Since traditional sector/industry allocation is a staple of portfolio construction and risk management, we next tested a two-factor model that added a Sector Factor. Each security belongs to one of 10 broad sectors (e.g., Energy, Technology). Market and Sector Betas, estimated with robust methods, delivered 0.95 mean and 0.96 median correlation between predicted and actual monthly returns for smart beta ETFs:

Smart Beta

U.S. Smart Beta Equity ETFs: Correlation between a single-factor statistical equity risk model’s predictions and actual monthly returns
  Min. 1st Qu.  Median    Mean 3rd Qu.    Max.

0.5643  0.9320  0.9634  0.9452  0.9805  0.9974

Put differently: For most broad U.S. equity smart beta ETFs, U.S. Market and Sector Betas accounts for over 92% of monthly return variance.

Smart Beta Variance and Dumb Beta Variance

Rather than measuring correlation between returns predicted by dumb beta exposures and actual returns, we can instead measure the fraction of variance unexplained by dumb beta exposures. This (in blue below) is the fraction of smart beta ETFs’ variance that is unrelated to dumb beta:

Smart Beta

U.S. Smart Beta Equity ETFs: Percentage of Variance Explained and Unexplained by Dumb Beta Factors
Percentage of Variance Explained by Dumb Beta Factors

Min. 1st Qu.  Median    Mean 3rd Qu.    Max.

1.85   86.87   92.81   89.71   96.14   99.47

Percentage of Variance Unexplained by Dumb Beta Factors

Min. 1st Qu.  Median    Mean 3rd Qu.    Max.

 .53    3.86    7.19   10.29   13.13   68.15

Note that some smart beta strategies do provide value by timing the dumb beta factors. This market timing can generate positive active return, but it still consists of traditional dumb factor exposures and their variation. Market timing by smart beta ETFs is beyond the scope of this article.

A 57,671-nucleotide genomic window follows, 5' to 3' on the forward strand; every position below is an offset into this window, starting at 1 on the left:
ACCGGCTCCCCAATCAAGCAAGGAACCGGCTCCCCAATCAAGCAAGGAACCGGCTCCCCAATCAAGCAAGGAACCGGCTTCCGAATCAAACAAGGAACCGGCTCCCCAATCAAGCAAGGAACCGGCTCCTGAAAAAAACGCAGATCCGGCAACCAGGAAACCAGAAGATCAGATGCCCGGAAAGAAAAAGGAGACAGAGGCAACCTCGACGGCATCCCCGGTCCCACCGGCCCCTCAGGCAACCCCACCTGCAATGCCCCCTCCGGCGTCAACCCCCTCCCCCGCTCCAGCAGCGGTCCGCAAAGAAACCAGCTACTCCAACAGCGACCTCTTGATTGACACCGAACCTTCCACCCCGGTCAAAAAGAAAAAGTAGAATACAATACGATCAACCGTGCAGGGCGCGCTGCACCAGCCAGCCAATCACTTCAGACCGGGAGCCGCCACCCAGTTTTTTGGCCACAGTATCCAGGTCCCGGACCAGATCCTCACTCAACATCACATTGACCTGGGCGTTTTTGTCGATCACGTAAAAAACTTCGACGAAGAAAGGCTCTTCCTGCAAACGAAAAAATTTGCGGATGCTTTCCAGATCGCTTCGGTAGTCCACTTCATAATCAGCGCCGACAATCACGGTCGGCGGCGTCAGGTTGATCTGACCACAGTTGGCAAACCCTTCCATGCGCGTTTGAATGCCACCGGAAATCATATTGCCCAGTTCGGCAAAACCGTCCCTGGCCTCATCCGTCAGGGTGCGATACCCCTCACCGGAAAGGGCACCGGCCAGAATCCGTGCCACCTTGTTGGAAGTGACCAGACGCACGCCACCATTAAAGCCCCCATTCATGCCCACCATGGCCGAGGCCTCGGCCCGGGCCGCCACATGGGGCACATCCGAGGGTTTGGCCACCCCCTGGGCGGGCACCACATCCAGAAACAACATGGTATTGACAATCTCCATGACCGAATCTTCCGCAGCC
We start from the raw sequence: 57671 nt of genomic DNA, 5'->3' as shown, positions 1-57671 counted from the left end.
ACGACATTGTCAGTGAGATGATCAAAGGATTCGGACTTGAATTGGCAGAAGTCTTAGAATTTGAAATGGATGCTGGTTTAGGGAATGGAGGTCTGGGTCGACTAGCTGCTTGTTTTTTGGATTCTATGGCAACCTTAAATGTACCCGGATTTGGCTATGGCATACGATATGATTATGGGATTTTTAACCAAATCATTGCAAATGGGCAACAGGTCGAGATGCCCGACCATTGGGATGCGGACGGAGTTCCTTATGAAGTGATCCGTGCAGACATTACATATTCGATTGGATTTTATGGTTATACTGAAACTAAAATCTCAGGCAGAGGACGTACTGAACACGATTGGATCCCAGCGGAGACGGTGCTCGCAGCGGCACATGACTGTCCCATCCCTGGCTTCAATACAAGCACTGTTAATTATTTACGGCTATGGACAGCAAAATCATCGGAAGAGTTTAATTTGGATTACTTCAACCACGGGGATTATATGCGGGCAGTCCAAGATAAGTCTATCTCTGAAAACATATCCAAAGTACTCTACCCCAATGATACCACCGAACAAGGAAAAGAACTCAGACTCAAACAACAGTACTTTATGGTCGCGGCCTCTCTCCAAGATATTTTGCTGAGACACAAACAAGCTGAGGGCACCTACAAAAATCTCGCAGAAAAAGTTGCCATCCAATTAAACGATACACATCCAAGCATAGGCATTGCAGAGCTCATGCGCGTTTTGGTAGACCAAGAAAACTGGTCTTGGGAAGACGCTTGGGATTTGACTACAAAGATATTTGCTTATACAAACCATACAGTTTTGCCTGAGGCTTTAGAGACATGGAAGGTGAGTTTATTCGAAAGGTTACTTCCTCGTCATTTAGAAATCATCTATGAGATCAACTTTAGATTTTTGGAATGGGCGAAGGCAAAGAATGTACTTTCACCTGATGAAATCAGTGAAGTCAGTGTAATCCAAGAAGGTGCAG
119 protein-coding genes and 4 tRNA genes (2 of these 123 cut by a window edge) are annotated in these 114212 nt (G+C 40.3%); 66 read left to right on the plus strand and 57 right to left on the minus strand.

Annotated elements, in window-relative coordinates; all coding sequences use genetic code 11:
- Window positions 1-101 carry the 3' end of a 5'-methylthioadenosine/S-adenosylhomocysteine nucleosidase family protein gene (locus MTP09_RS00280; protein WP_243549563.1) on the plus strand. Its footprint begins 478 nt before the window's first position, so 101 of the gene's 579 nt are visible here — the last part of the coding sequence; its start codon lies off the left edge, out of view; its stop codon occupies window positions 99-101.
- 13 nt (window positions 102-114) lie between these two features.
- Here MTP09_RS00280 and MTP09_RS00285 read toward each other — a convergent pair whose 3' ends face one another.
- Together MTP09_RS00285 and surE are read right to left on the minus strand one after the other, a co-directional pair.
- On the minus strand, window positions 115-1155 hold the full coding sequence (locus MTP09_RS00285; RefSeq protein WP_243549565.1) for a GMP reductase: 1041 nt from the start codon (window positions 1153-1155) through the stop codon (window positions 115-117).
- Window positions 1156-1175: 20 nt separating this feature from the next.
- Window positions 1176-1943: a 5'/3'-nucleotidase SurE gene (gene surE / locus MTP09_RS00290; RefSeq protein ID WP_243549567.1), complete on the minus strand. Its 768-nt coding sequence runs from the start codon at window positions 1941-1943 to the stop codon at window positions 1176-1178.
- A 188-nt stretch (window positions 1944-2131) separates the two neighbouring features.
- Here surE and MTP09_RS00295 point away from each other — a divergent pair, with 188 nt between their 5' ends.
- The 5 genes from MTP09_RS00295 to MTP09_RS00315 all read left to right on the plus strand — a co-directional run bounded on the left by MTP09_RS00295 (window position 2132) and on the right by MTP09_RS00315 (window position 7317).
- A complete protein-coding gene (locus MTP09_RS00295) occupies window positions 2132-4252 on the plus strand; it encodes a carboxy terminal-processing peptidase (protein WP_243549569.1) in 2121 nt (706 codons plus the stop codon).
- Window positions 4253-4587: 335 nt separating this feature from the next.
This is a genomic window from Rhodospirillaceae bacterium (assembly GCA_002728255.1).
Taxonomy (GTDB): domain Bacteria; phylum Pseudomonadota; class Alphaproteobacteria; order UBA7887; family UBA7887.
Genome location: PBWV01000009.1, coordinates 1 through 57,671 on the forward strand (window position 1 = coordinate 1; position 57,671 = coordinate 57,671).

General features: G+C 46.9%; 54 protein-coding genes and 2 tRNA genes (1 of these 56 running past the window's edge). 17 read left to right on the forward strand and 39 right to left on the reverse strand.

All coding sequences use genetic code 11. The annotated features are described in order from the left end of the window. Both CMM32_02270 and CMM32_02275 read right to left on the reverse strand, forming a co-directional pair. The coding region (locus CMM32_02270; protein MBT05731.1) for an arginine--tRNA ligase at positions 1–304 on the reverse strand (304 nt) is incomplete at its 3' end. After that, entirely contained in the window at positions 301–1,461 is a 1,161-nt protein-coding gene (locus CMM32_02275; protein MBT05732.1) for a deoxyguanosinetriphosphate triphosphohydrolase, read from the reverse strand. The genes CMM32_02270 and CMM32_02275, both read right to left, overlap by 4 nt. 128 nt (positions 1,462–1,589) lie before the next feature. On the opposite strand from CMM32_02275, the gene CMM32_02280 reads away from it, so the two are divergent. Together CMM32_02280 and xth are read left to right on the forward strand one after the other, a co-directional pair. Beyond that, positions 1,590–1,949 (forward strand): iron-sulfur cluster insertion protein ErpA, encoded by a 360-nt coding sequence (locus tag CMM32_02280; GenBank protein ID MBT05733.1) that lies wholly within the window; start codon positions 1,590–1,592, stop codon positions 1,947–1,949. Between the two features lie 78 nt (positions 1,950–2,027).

The high explanatory power of dumb beta exposures above was achieved with a primitive model using Market and Sector Factors only. If one incorporates Value/Growth and Size factors that are decades old and considered dumb beta by some, smart beta variance shrinks further.

Conclusions

  • Traditional, or dumb, Market and Sector Betas account for over 92% of variance for most U.S. equity smart beta ETFs.
  • Smart beta, unexplained by the traditional Market and Sector Betas, accounts for under 8% of variance for most U.S. equity smart beta ETFs.
  • With proper analytics, investors and allocators can guard against elaborate re-packaging of dumb beta as smart beta.
  • With proper analytics, investors and allocators can monitor smart beta allocations to control for unintended dumb factor exposures.
  • Equity risk models can adequately describe and predict the performance of most smart beta strategies with traditional dumb risk factors such as Market and Sectors.

The information herein is not represented or warranted to be accurate, correct, complete or timely.

Past performance is no guarantee of future results.

Copyright © 2012-2016, AlphaBetaWorks, a division of Alpha Beta Analytics, LLC. All rights reserved.

Content may not be republished without express written consent.

Article by AlphaBetaWorks Insights